If you’re the soppy sort, Di and Viv and Rose, which recently transferred to the West End, will get you proper good, and even if you’re not, it’ll still make you think.
A captivating two and a half hour sojourn into the nature of female friendship, by turns it’s funny, moving, sweet and shocking. It’s everything you expect, with elements you really don’t see coming.
The premise of Amelia Bullmore‘s lovely play is pretty simple: three women meet at university, and we see how things progress, from their spiky first interactions to the gradual softening as age and love of each other develops and matures.
Their tentative first steps aren’t promising – feminist Viv is judgemental and argumentative with sappy, wide-eyed Rose, while Di, a sports-mad lesbian business student, holds the whole thing together with her calm demeanour. But, as these things will, time forgives all, and so a lasting friendship is born.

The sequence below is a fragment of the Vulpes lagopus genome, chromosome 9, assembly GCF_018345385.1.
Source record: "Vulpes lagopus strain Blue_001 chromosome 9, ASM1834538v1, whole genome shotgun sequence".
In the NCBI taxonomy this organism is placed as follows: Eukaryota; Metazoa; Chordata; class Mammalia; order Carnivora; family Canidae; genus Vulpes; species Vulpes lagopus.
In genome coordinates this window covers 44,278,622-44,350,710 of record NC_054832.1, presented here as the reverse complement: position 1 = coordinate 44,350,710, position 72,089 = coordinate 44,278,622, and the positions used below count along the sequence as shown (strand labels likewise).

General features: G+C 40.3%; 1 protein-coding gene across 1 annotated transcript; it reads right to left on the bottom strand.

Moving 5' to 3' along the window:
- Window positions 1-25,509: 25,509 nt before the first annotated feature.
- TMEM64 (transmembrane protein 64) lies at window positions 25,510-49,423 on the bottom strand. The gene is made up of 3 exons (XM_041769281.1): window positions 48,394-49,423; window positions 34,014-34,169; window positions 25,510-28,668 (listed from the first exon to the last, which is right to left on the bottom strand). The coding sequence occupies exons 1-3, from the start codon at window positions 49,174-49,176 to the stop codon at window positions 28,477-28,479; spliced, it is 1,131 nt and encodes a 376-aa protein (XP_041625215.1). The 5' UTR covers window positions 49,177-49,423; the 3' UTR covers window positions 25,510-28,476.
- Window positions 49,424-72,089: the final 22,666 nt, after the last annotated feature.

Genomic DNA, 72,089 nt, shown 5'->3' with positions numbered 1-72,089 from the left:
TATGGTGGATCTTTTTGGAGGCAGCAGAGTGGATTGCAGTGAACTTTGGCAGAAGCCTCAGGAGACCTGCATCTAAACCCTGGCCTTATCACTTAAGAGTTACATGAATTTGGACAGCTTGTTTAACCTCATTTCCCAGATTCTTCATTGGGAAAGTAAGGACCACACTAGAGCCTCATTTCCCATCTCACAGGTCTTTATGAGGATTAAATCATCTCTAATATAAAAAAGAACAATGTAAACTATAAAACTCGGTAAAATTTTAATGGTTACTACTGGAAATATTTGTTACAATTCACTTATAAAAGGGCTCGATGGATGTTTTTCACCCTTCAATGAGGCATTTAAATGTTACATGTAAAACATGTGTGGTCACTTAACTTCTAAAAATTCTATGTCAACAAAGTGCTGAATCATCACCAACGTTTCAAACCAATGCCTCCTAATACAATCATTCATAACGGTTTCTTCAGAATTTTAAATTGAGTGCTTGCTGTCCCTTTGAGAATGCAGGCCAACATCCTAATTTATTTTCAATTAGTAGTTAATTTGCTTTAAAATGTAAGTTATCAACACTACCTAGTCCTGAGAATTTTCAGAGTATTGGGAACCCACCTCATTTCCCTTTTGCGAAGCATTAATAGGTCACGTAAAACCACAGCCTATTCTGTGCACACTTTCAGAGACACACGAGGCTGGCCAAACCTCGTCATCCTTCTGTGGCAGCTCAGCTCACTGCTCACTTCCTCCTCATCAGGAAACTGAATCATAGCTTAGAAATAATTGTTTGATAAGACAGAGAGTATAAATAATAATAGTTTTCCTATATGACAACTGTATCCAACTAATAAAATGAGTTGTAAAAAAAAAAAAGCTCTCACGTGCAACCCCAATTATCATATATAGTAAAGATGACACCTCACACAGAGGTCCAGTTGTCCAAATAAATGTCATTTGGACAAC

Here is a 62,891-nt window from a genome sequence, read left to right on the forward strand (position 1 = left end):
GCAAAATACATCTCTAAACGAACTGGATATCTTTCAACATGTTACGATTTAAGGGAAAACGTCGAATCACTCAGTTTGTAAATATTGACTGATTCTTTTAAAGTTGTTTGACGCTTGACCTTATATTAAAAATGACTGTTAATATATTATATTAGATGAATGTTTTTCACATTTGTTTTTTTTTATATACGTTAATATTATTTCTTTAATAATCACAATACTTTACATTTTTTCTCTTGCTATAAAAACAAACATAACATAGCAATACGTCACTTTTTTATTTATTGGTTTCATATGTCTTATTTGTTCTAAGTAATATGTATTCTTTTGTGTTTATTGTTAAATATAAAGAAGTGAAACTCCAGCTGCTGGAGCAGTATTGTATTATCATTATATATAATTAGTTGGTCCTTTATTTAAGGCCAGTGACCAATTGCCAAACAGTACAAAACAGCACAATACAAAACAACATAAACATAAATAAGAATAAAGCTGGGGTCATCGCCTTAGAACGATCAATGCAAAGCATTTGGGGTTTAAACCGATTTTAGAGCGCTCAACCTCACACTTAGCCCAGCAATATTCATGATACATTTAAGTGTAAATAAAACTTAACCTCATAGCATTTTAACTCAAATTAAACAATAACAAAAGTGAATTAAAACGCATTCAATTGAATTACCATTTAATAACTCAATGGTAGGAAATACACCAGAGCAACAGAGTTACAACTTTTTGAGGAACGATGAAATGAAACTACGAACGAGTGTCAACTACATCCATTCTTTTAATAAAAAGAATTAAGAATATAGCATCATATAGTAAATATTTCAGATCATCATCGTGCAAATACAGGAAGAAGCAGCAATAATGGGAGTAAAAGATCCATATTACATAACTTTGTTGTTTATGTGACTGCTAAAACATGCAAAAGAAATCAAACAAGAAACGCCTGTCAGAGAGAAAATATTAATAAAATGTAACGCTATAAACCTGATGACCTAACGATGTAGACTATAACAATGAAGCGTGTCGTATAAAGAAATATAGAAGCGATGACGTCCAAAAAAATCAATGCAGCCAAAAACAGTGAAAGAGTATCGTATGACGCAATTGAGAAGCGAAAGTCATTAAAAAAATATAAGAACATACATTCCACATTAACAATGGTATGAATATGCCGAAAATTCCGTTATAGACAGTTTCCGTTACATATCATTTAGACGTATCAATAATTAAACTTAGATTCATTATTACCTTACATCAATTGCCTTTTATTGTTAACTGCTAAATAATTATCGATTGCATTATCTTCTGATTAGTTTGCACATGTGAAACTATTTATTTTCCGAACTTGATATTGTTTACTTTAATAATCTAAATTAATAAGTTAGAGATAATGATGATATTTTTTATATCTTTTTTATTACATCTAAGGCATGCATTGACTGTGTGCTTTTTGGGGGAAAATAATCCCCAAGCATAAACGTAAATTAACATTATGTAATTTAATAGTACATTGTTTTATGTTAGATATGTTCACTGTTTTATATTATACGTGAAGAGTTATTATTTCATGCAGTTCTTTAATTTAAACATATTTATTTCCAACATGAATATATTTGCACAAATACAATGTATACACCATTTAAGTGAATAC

Tamzin Outhwaite is wonderful as Di, sharp yet soft, vulnerable, loving and not half as tough-skinned as she’d like to believe she is, while Jenna Russell plays soft, sexual Rose to perfection, gifted with a bunch of brilliant lines ("he gave me the fanny gallops"). Samantha Spiro, too, is well cast as Viv, lover of war-time looks until the fashion industry finds her, hemmed in by her own desperation to achieve (which she does, albeit giving up her own individuality to do so). Viv only comes into her own when she finally begins to realise that friendship means giving some of yourself to others, not just treating it as a one-way street.
While the trio don’t quite bring enough of a youthful sensibility to the characters when they’re first starting out, they really do make you believe in the truth of this taut triangle. Who needs men? They certainly don't. Go on, give it a go. It might even get you a cuddle.
Di and Viv and Rose runs at Vaudeville Theatre until 23 May